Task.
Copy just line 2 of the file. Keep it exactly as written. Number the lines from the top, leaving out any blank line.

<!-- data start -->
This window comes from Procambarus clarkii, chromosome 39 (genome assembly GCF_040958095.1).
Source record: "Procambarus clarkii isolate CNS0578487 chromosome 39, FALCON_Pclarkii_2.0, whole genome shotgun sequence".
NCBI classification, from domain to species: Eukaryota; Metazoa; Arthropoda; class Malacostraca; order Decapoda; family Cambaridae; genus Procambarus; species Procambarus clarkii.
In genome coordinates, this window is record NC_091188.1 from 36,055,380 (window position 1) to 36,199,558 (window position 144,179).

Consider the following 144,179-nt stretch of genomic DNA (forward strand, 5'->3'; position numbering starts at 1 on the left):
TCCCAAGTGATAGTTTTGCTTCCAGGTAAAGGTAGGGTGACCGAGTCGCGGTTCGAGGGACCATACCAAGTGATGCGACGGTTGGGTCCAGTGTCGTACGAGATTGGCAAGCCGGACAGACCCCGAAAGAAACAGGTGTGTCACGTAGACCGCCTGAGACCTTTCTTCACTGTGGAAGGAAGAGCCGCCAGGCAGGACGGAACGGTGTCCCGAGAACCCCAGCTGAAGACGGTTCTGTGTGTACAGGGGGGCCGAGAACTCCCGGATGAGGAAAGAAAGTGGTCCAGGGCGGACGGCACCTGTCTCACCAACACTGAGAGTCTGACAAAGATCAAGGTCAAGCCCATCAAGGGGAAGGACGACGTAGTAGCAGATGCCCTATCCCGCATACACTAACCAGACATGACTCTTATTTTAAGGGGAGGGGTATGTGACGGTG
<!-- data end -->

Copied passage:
Source record: "Procambarus clarkii isolate CNS0578487 chromosome 39, FALCON_Pclarkii_2.0, whole genome shotgun sequence".